Proctor, Hubers named 2015 WDN Beaufort County Basketball Coaches of the Year
Published 3:10 pm Friday, March 27, 2015
Gifted with the unmatched ability of North Carolina’s top high school talent, head coach Mike Proctor always had the biggest gun in every battle this season, but by no means does that guarantee instant success, especially playing in the Coastal Plains Conference, one of the most competitive and talent-driven 1-A leagues in the state.
Coming off a 21-5 finish, expectations were high for junior Edrice Adebayo and the Panthers. Talk of not just a conference championship, but a state championship as well surrounded the Northside boys’ basketball team for nearly all of the three-month season. By many, those expectations were deemed reachable.
Once again, the Panthers ended with a 21-5 record, this time finishing in third place (8-4 CPC), but managed to piece together one of the most unlikely of playoff runs, carried by Adebayo and a supporting cast of speedy guards. For the second-straight season, however, the sharp-shooting East Carteret Mariners dampened Northside’s championship aspirations.
“We had an outstanding year,” Proctor said. “East Carteret has a great ball club and three of our five loses were to them and they won the state championship. I think we got better each time we played them. To get within five of them with three minutes to go at regionals, I think we made a good run.”
The furthest the team has gone in years, Northside, a 14 seed, knocked off No. 19-seeded Northampton County, No. 3-seeded Gates County, No. 6-seeded Riverside and, in the sectional final at Fayetteville’s Crown Arena, No. 2-seeded Voyager Academy, a team with a deep roster of potential Division I talent, including Jay Huff, a 6-foot-11 power forward.
Adebayo played to his potential, averaging around 35 points and 24 rebounds a game during the five-game run, while Proctor rallied others like Ikeem Greene, Jabari Ashe and senior Reggie Slade to play some of their best basketball of the year.
“Obviously Bam is the best player in the state, meaning he’s going to be the best player every night when he walks on the floor,” Proctor said. “We had to rely on him to lead us, but he had a lot of help.”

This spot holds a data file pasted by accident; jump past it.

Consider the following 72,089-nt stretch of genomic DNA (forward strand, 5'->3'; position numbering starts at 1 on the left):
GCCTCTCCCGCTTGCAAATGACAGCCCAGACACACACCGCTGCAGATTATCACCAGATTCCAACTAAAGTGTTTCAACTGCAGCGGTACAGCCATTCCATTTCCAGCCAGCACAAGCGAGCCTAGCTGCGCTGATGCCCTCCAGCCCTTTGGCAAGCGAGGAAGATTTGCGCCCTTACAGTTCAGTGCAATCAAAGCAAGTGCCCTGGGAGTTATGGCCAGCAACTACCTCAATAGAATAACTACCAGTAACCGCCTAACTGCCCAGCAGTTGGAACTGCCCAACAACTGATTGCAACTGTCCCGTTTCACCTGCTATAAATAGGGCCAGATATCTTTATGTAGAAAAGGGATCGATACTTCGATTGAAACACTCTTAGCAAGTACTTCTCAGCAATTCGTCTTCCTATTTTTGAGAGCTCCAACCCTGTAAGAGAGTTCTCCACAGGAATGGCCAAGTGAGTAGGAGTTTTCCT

Northside will return three starters next season in Adebayo, Greene and Ashe, while losing shooting guard Dalton Etheridge and Slade to graduation.
For Proctor’s role in keeping his team composed and effective through the playoffs, he has been named the Washington Daily News Beaufort County Boys’ Basketball Coach of the Year for a second-straight season.
In the conference tournament, the Terra Ceia girls’ basketball team was unable to piece together a Northside-like run, falling in Round 2 to Hobgood in overtime by one point, ending their season prematurely. But after finishing with a sub-par 9-14 record last season, the Knights flipped the script in 2015, piecing together it’s best record in years (15-10) and finishing second in the Tarheel Independent Conference, only behind Lawrence (17-7, 10-2 TIC).
The mark is notable, considering the Knights were without their primary floor leader for 11 games after senior Taylor Newman, a former second team All-County selection, suffered a broken nose in a matchup with Pope John Paul II on Dec. 12. It was, undoubtedly, a tough loss, but Hubers united the team and drove new leaders to step forward.
“We had a good season, even with the setback of losing our senior leader for a pretty good stretch with a broken nose,” Hubers said. “In a way, it was a blessing because other players really used that opportunity to step up and improve their game. That only helped us toward the end of the season and will help us next year too.”
One of those players who emerged from the Newman injury was Rebecca Harrison, a junior and 2015 first team All-County selection. In Newman’s absence, Harrison took over the role of floor leader and primary scorer, shattering expectations and finishing the season averaging 8.4 points, 2.9 rebounds and 5.1 assists per game. But her biggest contribution to the Knights may have been defensively, where she forced an average of 5.2 steals per game.
“Taylor was our point guard, our senior leader. It was a huge blow,” Hubers said. “You not only lose your playmaker, you lose a lot of points and senior leadership. In Taylor’s absence, Rebecca just really stepped up and found her game, kind of stepped out of the shadow a little bit. She played remarkably well and upped her point total, defensive pressure and showed she could handle the ball at point.”
Catherine Meijer was another Knight who rose to the occasion after Newman’s injury. The sophomore post, who averaged less than five points per game prior, upped her production and gave Terra Ceia a double-double per game after Dec. 12. A team losing their best player should be a crippling blow, but for Hubers and the battle-tested Knights, it was simply another piece of adversity they had to overcome.
And while the offense certainly improved since last season, Terra Ceia was a team known for its defense in the half court and on the perimeter, holding 14 opponents to under 40 points.
Newman returned on Jan. 23 against Lawrence and instead of forcing shots up or trying to do too much, she fit nicely into her new role as facilitator.
“I think we learned a lot as players and I as a coach learned a lot too,” Hubers said. “Of course, you replay those things in your mind and there are things I could of, should of done differently that might of made a difference in a one-point game in overtime. It’s a big loss losing four seniors, big contributors, so next year will be tough, but our young players will have to step up.”
For his role in turning the Terra Ceia program around, as well as coping with the adversity of losing his go-to point guard, Hubers has been named the Washington Daily News Beaufort County Girls’ Basketball Coach of the Year.